& in my yoga DVD there is no chanting. I have the option of turning off the instruction, and turning on my own music. Once I get better, I imagine I will be able to focus on my body, breathing, and praying.

    I’m not really sure where that leaves us. Other than I apparently made-up a new form of yoga, a new use for it; an appropriation of sorts. I think that counts for something- but at the moment, I’m not sure what.

  4. Jenny- thanks so much for your comment; I really appreciate your candor and ‘realness’ (and always have :)). I’m overjoyed that you’re entering the world of Christianity and there are about a zillion types and they will all tell you something different. I guess all I want to say in response is that we all need to search out God’s Word and see what it says for ourselves. Though I’m sure we won’t agree on everything we can agree that Christianity is a religion of compassion and tact and I don’t want you to ever feel that because we disagree we can’t interact and learn from each other. I think Christianity is a journey and we’re going to be in different places at different times- but we can respect each other wherever we are. 🙂 Thanks again for your comment!

    • Oh, I of course do not feel like we cannot interact based on our beliefs! I really look up to you and what you’re doing Rachel! I’m always so impressed! Especially how you handle your marriage and relationship with your husband; I want to strive to cultivate that everyday in my own marriage.

      I am for sure at the beginning of my Christian journey! My parents took me to church, but only up until the point that I sat and played quietly on the floor during sermons. Religion was not really discussed in my house, or with me- as a child. So, I’ve had a bit of a trek.

      You posted a podcast of a sermon on marriage a few months ago, and that just blew my mind! I listened to it THREE times (once with Kevin), and each time, I was still finding something to wrap my brain around. I loved it! I know this sounds odd, but I had never considered that there was a design for marriage. In the current world, people just see it as a commitment you make to display your love and solidify your relationship to others in society (& legal reasons, blah, blah). But everything the minister was saying, made so much sense- like I said, I had to listen to the sermon several times. (So, thanks for sharing that!)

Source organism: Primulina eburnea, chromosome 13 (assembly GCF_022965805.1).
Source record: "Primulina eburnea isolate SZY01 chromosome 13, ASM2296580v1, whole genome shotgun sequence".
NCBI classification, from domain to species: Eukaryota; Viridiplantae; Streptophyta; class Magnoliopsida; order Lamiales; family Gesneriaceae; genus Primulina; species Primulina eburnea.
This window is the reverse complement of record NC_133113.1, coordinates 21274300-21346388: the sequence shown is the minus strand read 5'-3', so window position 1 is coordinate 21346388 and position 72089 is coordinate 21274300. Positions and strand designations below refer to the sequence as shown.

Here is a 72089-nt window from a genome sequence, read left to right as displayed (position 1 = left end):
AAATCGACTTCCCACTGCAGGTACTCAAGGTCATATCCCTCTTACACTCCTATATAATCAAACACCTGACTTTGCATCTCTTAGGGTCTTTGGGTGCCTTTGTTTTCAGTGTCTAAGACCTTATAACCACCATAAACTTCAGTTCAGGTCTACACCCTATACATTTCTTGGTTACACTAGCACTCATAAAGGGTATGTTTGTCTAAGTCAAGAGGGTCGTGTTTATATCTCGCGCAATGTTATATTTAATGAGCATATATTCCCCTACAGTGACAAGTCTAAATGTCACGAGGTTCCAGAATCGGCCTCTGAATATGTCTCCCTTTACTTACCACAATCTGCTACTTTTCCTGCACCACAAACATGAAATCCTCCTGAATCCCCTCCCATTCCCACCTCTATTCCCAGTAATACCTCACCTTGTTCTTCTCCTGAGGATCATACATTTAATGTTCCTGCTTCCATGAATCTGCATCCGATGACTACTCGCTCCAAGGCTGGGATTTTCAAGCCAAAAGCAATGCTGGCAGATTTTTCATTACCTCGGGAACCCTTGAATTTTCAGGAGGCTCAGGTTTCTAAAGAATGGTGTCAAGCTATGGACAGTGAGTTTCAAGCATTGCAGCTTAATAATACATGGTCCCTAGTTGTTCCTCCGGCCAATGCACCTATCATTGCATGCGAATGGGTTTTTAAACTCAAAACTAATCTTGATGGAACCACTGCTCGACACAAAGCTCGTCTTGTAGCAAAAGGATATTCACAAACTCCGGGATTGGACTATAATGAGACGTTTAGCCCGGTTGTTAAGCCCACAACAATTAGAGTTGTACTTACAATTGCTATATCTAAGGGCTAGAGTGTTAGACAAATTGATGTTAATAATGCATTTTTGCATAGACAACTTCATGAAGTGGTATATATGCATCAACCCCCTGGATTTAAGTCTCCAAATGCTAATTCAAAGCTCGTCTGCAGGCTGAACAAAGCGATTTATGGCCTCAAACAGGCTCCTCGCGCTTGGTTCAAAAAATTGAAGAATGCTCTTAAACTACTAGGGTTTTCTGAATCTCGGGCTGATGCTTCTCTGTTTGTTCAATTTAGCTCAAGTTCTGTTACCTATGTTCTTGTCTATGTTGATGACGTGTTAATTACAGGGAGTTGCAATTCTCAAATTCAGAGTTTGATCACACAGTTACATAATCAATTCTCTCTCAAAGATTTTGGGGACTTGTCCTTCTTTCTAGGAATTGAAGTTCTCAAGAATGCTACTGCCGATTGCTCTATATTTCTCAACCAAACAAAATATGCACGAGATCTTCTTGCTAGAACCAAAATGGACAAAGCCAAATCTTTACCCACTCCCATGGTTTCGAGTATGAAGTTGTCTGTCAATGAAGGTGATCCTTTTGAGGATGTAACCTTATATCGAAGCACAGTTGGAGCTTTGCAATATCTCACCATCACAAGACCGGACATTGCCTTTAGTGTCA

& I’ve also been meaning to tell you that I was finally able to get my hands on one of the books you suggested! I got “Sacred Marriage” by Gary Thomas. Kevin and I are going to start reading it when we finish reading our current book (we pick out books to read together each night). I’m really excited for it!

      I also remember seeing you talk about a book called, “Bread & Wine: A Love Letter to Life Around the Table with Recipes”, which I was able to snag at my library. When I started this whole homemaker process, cooking was one of my least favorite chores. I have since, cultivated a growing appreciation for it. But, I had a hunch that the book would help focus me on the wonderful aspects of feeding and nurturing a family with food, and the different aspects of what it means to feed people. I think I might read that one on my own.

      & I’ll let you know what Kevin and I think of the “Sacred Marriage” book, once we finish reading it!

      • Hi Jenny! Thank you so much for your compliments- they mean so much to me! And I also LOVE that sermon on marriage! Alex and I actually re-listened to it last Saturday together and I was delighted to find that the man has given parts 2 & 3 since then! I can’t wait to listen to them and I’ll post them here for you to listen to as well!
        Part 2:
        Part 3:
        I think that is so awesome that you and Kevin read together. That is such a bonding experience and I wish Alex & I could do that… however we can’t seem to discipline ourselves enough to actually do it! Cheers to you! And yes Bread & Wine was a really wonderful read- spiritually but also physically. It made me enjoy food more as I’m not a natural ‘foodie.’ Please do let me know what you think of Sacred Marriage- can’t wait to hear your thoughts!